The case at hand revolves around a contentious trademark dispute concerning the
mark "KHADI." While the plaintiff's trademark pertains to the implementation of
programs for the development of Khadi and related industries, the defendant has
utilized variations of the mark for products like soaps and detergents. This
article delves deep into the legal intricacies of establishing goodwill in the
context of passing off actions, drawing insights from the court's observations
and the broader legal framework.
The concept of passing off is rooted in the protection of intellectual property
rights and consumer interests. It prevents one party from misrepresenting its
goods or services as those of another, thereby causing confusion among consumers
and potentially harming the goodwill and reputation of the latter.
To succeed in a passing off action, the plaintiff typically needs to establish
three key elements:
Analysis of the Court's Observations:
- Goodwill and Reputation: The plaintiff must demonstrate that they have built a substantial reputation or goodwill in the market concerning the asserted mark or trade name.
- Misrepresentation: The plaintiff must show that the defendant has made a misrepresentation leading or likely to lead the public to believe that the goods or services offered by them are those of the plaintiff.
- Damage: The plaintiff must prove that they have suffered or are likely to suffer damage due to the defendant's actions.
In the present case, the court's evaluation primarily centered on the
establishment of goodwill and reputation by the plaintiff. The court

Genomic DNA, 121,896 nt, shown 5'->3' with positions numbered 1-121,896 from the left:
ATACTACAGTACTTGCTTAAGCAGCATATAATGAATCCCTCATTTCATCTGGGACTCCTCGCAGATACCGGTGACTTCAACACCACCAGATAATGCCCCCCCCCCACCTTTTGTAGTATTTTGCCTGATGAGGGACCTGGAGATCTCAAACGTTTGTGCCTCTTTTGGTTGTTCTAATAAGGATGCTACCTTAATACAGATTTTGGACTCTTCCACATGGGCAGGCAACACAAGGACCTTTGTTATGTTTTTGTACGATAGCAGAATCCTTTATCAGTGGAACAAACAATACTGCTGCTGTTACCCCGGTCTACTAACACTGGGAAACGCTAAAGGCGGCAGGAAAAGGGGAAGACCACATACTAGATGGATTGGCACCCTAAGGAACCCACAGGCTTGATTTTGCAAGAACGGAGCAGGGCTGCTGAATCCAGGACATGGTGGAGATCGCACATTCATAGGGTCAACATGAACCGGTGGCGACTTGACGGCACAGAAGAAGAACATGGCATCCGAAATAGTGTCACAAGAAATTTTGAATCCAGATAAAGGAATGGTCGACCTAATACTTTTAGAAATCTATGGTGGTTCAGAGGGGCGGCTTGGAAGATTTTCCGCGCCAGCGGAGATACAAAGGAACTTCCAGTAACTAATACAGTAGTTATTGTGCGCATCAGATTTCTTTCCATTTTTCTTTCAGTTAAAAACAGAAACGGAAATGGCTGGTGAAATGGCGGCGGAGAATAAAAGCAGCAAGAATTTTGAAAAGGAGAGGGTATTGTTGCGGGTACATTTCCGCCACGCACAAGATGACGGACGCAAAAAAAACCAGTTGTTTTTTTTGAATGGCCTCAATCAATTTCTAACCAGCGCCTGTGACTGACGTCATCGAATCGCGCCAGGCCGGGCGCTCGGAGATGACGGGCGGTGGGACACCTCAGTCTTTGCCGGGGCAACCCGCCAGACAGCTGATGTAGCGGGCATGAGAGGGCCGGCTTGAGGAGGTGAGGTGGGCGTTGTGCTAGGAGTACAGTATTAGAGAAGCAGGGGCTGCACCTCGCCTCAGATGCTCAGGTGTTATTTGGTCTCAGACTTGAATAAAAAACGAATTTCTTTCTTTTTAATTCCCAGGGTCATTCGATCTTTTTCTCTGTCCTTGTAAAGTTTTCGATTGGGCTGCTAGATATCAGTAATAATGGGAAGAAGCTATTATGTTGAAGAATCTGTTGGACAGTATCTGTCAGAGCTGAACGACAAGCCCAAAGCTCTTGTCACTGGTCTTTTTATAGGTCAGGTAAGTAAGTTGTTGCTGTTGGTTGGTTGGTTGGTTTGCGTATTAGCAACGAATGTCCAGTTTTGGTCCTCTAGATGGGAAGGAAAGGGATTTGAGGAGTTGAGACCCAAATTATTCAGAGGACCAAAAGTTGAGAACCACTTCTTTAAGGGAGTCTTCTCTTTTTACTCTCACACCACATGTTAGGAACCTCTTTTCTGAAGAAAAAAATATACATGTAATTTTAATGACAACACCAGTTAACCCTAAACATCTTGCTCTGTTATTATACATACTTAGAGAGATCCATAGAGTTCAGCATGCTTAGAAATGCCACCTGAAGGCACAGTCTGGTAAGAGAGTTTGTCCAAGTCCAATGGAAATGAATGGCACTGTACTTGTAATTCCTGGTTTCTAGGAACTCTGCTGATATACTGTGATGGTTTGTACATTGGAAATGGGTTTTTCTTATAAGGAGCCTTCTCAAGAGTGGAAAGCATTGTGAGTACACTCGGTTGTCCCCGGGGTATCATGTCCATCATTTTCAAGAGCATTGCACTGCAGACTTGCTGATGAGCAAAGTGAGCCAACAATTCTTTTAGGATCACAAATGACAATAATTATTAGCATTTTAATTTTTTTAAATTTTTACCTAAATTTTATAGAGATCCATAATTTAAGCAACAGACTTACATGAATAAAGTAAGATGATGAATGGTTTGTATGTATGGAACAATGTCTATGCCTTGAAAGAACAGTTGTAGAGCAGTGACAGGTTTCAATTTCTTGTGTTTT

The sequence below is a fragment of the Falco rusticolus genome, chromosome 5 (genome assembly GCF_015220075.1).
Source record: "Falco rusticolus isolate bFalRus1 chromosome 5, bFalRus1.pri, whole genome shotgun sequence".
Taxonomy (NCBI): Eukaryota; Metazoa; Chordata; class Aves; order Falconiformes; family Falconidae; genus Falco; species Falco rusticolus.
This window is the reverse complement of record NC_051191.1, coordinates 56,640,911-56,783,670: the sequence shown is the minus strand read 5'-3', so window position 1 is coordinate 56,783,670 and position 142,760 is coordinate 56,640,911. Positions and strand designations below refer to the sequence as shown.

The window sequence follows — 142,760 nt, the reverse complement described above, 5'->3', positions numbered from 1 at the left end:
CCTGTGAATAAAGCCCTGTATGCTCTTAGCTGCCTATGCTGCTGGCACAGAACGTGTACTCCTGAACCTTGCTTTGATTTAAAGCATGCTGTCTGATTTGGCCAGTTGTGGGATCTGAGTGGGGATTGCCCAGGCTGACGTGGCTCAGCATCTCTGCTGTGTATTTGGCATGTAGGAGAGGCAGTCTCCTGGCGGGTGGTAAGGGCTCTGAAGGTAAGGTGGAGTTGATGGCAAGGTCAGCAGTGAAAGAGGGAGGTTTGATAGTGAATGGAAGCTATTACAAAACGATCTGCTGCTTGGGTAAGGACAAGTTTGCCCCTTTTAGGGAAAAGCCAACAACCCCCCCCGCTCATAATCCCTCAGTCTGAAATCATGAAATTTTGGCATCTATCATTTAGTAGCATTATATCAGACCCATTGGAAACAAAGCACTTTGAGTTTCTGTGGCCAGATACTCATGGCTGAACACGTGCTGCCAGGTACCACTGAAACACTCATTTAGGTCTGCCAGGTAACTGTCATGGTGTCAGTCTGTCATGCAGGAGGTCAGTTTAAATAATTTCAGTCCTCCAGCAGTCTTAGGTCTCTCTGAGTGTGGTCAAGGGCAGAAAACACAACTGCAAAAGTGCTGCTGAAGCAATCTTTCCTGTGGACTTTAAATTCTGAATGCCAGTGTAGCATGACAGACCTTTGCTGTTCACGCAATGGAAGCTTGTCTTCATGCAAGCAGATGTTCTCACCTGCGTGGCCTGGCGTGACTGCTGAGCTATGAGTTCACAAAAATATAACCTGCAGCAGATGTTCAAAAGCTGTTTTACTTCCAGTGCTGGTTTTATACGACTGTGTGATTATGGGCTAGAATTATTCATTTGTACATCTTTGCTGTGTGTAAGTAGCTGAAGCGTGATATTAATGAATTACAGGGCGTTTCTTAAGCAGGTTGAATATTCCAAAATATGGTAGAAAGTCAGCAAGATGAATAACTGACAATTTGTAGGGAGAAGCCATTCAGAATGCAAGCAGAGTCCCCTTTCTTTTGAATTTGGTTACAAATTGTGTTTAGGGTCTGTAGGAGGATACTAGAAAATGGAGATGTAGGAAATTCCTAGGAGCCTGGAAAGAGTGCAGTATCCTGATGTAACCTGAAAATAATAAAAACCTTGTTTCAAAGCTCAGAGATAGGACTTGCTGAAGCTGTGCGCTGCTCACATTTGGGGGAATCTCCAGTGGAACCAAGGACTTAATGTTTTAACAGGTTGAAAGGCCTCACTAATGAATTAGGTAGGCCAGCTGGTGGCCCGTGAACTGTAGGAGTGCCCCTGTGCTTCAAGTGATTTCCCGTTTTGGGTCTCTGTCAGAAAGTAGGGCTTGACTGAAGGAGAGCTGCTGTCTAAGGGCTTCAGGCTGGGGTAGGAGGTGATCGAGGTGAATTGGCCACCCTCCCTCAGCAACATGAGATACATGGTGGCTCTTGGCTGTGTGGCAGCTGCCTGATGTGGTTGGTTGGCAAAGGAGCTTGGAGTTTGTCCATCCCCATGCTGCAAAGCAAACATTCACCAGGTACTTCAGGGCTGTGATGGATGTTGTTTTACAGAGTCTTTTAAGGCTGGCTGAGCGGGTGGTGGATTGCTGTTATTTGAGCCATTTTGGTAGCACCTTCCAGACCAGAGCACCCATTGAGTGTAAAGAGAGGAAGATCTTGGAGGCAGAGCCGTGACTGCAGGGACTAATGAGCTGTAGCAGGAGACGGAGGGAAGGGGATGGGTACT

meticulously examined whether the plaintiff had prima facie evidence to
substantiate the claim of having acquired goodwill or reputation for the mark "KHADI,"
particularly concerning soaps, before the defendant's adoption of the mark.
Lack of Prima Facie Evidence:
The court's observation underscores a fundamental principle in passing off
actions: the importance of establishing prior goodwill and reputation. In the
absence of such evidence, the plaintiff's claim becomes untenable.
The court noted that there was no evidence to suggest that the plaintiff had
acquired goodwill or reputation in the mark "KHADI" for soaps before 2001, the
year the defendant began using the mark "GIRDHAR KHADI." Furthermore, even by
2005, when the defendant's mark was registered in the plaintiff's favor, the
plaintiff failed to demonstrate prior goodwill or reputation for soaps.
The court's decision highlights the stringent evidentiary requirements in
passing off actions, especially concerning the establishment of goodwill and
reputation. Mere registration of a trademark does not automatically confer the
right to claim passing off against similar or related marks.
For plaintiffs, especially in cases involving established marks, it becomes
imperative to maintain meticulous records demonstrating the acquisition and
sustenance of goodwill and reputation over time, especially concerning specific
goods or services.
The Concluding Note:
From a broader legal standpoint, this case serves as a reminder for businesses
and trademark holders to proactively protect their intellectual property rights,
not just through registration but also by building and preserving goodwill and
reputation in the marketplace.
In conclusion, while the plaintiff's endeavors to protect the mark "KHADI" are
commendable, the court's decision underscores the criticality of robust
evidence, particularly concerning goodwill and reputation, in establishing a
successful passing off action.
Case Title: Khadi and Village Industries Vs Girdhar Industries
Date of Judgement/Order:28.12.2023
Case No. CS Comm 878 of 2023
Neutral Citation: 2023:DHC:9435
Name of Hon'ble Court: Delhi High Court
Name of Hon'ble Judge: C Hari Shankar
Ideas, thoughts, views, information, discussions and interpretation expressed
herein are being shared in the public Interest. Readers' discretion is advised
as these are subject to my subjectivity and may contain human errors in
perception, interpretation and presentation of the fact and issue involved
Written By: Advocate Ajay Amitabh Suman
, IP Adjutor - Patent and
Email: [email protected]
, Ph no: 9990389539